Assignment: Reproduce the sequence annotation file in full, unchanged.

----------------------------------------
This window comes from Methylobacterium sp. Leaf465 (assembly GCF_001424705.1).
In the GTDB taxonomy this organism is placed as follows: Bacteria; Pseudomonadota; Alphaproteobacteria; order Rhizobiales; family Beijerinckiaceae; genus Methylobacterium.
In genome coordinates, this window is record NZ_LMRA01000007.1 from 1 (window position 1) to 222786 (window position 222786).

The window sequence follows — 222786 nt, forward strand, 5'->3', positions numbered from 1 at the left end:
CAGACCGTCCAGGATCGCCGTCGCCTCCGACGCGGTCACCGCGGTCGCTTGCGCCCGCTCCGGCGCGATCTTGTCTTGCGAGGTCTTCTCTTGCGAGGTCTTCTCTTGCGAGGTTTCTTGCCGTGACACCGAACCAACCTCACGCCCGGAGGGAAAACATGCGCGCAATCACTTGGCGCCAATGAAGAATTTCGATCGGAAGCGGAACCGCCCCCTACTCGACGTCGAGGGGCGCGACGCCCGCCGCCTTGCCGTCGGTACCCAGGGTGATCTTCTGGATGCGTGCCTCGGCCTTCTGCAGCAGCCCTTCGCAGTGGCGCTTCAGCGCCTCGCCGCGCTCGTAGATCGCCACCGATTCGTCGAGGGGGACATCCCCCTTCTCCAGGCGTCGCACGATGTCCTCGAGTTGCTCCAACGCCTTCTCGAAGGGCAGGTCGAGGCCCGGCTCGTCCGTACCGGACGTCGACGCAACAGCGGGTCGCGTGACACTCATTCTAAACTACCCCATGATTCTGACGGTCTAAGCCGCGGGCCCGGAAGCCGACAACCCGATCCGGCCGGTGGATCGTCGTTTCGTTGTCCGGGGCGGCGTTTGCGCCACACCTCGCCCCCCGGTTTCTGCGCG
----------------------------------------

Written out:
This window comes from Methylobacterium sp. Leaf465 (assembly GCF_001424705.1).
In the GTDB taxonomy this organism is placed as follows: Bacteria; Pseudomonadota; Alphaproteobacteria; order Rhizobiales; family Beijerinckiaceae; genus Methylobacterium.
In genome coordinates, this window is record NZ_LMRA01000007.1 from 1 (window position 1) to 222786 (window position 222786).

The window sequence follows — 222786 nt, forward strand, 5'->3', positions numbered from 1 at the left end:
CAGACCGTCCAGGATCGCCGTCGCCTCCGACGCGGTCACCGCGGTCGCTTGCGCCCGCTCCGGCGCGATCTTGTCTTGCGAGGTCTTCTCTTGCGAGGTCTTCTCTTGCGAGGTTTCTTGCCGTGACACCGAACCAACCTCACGCCCGGAGGGAAAACATGCGCGCAATCACTTGGCGCCAATGAAGAATTTCGATCGGAAGCGGAACCGCCCCCTACTCGACGTCGAGGGGCGCGACGCCCGCCGCCTTGCCGTCGGTACCCAGGGTGATCTTCTGGATGCGTGCCTCGGCCTTCTGCAGCAGCCCTTCGCAGTGGCGCTTCAGCGCCTCGCCGCGCTCGTAGATCGCCACCGATTCGTCGAGGGGGACATCCCCCTTCTCCAGGCGTCGCACGATGTCCTCGAGTTGCTCCAACGCCTTCTCGAAGGGCAGGTCGAGGCCCGGCTCGTCCGTACCGGACGTCGACGCAACAGCGGGTCGCGTGACACTCATTCTAAACTACCCCATGATTCTGACGGTCTAAGCCGCGGGCCCGGAAGCCGACAACCCGATCCGGCCGGTGGATCGTCGTTTCGTTGTCCGGGGCGGCGTTTGCGCCACACCTCGCCCCCCGGTTTCTGCGCG